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Pharmacists to help England’s GPs manage patients, medicines

Comes as doctor groups fear that primary care is struggling under increasing workloads

Union Jack flagPharmacists are set to work across England's GP surgeries in a radical move designed to ease pressures on general practice and improve patient care.

The Royal College of General Practitioners (RCGP) and the Royal Pharmaceutical Society (RPS) have come up with the plans in a bid to ease current pressures in general practice and address the severe shortage of GPs.

They say that the move will improve patient safety and care and reduce waiting times for GP appointments.

GPs and their teams are estimated to make 370 million patient consultations this year - 70 million more than five years ago - due to an ageing population and more patients being treated for long-term and complex conditions.

But as demand has risen rapidly, the number of GPs in England has remained relatively static. 

By contrast there is an over-supply of pharmacists who train as clinicians for five years - one year less than a doctor, one year more than a nurse - and could step in to treat patients directly at the surgery.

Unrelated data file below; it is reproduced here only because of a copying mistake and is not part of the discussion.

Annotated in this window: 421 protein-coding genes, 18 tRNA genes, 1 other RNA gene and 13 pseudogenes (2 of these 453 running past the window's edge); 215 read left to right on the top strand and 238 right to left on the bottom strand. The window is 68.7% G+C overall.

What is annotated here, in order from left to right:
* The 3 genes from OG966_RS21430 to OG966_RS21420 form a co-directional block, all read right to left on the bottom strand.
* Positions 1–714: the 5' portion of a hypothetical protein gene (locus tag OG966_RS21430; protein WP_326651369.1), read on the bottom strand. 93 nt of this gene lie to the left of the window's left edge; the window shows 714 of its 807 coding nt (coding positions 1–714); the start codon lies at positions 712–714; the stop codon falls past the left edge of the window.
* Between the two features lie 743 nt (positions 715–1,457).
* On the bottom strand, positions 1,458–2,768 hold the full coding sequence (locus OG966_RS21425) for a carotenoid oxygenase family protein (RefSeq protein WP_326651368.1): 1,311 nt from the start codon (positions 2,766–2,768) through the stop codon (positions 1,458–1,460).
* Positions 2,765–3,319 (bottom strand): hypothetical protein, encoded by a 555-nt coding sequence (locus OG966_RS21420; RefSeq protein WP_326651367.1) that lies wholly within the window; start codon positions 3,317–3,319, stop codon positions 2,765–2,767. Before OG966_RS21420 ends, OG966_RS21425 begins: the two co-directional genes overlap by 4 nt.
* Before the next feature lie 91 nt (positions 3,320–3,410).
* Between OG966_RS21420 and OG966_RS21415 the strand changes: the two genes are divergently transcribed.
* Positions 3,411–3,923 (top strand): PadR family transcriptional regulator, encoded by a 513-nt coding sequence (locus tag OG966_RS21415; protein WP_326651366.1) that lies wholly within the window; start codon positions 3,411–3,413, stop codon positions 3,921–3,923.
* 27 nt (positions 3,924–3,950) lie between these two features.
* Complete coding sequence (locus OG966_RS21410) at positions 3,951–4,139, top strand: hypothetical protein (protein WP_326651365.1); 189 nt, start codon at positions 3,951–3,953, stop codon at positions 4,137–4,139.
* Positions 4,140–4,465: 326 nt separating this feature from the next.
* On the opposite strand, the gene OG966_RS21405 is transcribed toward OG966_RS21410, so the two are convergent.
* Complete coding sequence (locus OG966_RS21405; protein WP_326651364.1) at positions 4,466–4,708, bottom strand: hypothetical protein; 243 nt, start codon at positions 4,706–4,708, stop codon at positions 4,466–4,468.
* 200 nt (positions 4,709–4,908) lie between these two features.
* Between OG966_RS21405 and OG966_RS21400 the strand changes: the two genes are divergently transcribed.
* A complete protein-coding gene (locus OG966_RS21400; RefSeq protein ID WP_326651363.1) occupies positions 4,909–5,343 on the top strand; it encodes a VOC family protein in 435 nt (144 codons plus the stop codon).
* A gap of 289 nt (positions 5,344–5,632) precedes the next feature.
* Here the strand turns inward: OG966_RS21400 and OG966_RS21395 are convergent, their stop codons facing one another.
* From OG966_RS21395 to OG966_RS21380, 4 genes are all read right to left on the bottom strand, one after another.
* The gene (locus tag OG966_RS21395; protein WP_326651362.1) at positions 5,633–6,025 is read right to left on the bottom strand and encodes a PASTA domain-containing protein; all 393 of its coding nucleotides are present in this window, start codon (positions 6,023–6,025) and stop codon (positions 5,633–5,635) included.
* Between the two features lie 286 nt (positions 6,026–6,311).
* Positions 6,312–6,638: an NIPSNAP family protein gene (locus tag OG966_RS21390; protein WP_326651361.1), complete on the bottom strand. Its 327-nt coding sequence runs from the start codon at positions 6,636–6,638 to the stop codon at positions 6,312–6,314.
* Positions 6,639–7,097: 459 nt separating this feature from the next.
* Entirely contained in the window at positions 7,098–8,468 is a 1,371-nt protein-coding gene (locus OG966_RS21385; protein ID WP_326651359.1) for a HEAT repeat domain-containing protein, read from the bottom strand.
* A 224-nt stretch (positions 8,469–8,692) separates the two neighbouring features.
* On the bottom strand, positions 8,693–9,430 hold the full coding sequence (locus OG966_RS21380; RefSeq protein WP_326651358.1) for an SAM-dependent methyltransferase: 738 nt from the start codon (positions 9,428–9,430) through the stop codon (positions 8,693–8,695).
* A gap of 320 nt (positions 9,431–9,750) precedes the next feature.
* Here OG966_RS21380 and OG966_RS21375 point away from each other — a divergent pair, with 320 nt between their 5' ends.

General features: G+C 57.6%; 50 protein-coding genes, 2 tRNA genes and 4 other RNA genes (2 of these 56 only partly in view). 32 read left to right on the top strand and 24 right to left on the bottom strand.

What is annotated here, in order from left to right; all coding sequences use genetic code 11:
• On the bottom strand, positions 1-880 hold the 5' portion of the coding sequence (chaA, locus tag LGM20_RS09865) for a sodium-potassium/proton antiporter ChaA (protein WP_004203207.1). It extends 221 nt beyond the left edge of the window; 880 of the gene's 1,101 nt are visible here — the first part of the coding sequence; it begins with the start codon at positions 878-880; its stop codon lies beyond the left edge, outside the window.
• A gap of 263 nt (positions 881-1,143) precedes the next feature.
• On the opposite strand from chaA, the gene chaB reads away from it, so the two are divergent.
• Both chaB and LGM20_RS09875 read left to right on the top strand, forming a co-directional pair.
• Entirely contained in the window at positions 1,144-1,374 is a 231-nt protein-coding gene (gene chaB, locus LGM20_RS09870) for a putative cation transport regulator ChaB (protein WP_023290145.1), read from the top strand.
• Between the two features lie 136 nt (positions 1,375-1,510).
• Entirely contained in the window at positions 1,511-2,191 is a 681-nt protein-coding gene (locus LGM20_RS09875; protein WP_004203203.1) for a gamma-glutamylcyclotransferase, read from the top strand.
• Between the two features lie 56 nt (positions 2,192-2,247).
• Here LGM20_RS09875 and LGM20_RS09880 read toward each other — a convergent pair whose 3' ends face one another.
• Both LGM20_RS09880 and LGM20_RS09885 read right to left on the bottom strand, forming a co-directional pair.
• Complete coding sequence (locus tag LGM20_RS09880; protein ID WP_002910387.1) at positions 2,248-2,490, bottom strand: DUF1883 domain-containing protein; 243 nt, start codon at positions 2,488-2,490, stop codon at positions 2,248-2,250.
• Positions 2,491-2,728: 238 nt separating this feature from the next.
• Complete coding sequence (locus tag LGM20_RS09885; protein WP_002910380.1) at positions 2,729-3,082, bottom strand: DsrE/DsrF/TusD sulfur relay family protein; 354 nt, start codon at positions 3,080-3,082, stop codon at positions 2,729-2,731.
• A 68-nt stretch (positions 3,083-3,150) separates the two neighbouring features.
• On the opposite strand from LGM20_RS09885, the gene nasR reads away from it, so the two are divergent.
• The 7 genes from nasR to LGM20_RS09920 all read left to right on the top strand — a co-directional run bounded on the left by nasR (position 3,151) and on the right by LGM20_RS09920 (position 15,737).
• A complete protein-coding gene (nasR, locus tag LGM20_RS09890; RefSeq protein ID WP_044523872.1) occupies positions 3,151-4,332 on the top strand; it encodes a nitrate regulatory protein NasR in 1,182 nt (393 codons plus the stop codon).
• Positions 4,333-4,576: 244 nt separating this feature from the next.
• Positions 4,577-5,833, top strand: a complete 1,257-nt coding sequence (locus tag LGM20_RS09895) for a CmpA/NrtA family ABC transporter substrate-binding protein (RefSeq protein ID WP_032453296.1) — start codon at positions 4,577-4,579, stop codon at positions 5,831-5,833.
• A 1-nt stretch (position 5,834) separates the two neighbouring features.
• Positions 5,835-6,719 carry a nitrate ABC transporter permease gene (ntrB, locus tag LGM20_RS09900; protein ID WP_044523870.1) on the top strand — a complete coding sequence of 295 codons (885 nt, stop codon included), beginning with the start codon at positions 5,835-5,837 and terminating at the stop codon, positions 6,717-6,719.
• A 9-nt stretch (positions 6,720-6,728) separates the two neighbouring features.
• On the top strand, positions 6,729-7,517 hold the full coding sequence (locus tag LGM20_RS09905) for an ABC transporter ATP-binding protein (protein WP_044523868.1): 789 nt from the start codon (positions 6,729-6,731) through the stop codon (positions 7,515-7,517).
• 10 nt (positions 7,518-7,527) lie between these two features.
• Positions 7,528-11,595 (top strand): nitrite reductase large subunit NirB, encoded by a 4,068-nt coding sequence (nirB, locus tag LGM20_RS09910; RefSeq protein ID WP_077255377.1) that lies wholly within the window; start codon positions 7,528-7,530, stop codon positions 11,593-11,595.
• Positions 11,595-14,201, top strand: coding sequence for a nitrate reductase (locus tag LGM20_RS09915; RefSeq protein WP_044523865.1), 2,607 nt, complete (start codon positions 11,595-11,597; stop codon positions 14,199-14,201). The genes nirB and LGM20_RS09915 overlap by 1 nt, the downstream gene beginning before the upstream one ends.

The proposals would see pharmacists working as part of the general practice team, much in the same way as practice nurses.

They would work closely with GPs and other colleagues to resolve day-to-day medicine issues, particularly for patients with long-term conditions and who are taking a number of different medications. They would also liaise with hospitals, community pharmacists and care homes to ensure seamless care for patients.

With many GPs approaching retirement age, and insufficient numbers of medical graduates going into general practice to replace them, practices are struggling to meet patient demand and waiting times to see a GP are getting longer. 

According to RCGP research, there will be 67 million occasions during 2015 when patients will have to wait a week or more to see a GP or practice nurse.

Dr Maureen Baker, Chair of the RCGP, said: “Waiting times for a GP appointment are now a national talking point - and a national cause for concern, not least amongst GPs themselves.

“But, even if we were to get an urgent influx of extra funding and more GPs, we could not turn around the situation overnight due to the length of time it takes to train a GP.

“Yet we already have a 'hidden army' of highly-trained pharmacists who could provide a solution.

“Patients with long-term conditions such as asthma or diabetes with complex medicine needs would particularly benefit from having a pharmacist to help them navigate the conflicting and confusing information they sometimes receive about their treatment as they move between hospital and community care.

“Practice teams can also benefit from a pharmacist's advice to help avoid medicines waste, improve the management of medicines and rationalise costs at this time of a squeeze on NHS finances.”

Article by
Ben Adams

18th March 2015

From: Healthcare



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